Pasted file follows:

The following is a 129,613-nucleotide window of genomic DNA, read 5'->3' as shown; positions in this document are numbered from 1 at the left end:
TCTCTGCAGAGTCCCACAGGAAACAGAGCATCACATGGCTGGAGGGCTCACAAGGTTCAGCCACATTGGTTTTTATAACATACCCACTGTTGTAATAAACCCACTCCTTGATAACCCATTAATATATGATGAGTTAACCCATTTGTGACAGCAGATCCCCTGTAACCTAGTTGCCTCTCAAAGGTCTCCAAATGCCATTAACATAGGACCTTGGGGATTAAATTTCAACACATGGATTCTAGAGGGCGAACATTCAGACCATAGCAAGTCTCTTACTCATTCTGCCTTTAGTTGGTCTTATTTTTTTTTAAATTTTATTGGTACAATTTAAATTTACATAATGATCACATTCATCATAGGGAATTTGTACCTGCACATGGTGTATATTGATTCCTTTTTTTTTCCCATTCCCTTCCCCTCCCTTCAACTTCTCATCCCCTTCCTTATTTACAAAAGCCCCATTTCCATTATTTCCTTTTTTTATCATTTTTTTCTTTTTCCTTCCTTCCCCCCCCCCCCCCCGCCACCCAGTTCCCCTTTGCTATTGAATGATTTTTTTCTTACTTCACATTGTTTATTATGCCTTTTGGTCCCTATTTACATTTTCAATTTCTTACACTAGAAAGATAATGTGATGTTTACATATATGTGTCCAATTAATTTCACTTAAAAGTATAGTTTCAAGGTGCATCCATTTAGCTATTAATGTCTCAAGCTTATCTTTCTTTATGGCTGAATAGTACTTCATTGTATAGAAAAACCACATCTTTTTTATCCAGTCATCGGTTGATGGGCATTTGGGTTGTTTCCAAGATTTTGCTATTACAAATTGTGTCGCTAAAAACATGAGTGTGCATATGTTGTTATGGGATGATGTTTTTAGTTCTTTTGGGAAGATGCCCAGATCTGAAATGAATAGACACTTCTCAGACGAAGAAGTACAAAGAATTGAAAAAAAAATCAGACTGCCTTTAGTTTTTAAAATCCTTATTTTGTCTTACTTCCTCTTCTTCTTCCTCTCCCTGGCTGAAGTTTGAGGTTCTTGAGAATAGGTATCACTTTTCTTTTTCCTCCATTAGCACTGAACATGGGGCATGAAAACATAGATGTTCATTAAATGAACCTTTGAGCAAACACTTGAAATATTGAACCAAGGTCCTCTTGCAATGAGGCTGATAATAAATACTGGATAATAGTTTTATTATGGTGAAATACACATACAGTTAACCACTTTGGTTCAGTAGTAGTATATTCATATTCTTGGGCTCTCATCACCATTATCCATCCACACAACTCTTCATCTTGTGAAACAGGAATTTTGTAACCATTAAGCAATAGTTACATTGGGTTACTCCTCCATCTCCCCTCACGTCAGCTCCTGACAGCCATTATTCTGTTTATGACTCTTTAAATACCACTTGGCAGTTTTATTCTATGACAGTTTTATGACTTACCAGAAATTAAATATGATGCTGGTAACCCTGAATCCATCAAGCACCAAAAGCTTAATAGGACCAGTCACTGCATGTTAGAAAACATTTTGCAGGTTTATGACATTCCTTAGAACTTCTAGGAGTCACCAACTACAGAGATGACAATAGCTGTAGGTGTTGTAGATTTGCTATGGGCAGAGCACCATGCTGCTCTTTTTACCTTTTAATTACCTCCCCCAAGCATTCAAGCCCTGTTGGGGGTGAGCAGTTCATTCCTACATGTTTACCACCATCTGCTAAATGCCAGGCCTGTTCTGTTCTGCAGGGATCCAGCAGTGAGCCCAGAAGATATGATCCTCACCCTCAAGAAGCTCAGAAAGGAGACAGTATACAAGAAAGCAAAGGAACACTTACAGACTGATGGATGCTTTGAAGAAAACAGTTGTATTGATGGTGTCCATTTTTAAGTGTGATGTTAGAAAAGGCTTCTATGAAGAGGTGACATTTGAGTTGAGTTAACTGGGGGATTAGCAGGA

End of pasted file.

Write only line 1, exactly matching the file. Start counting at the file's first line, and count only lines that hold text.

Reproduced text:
The following is a 129,613-nucleotide window of genomic DNA, read 5'->3' as shown; positions in this document are numbered from 1 at the left end: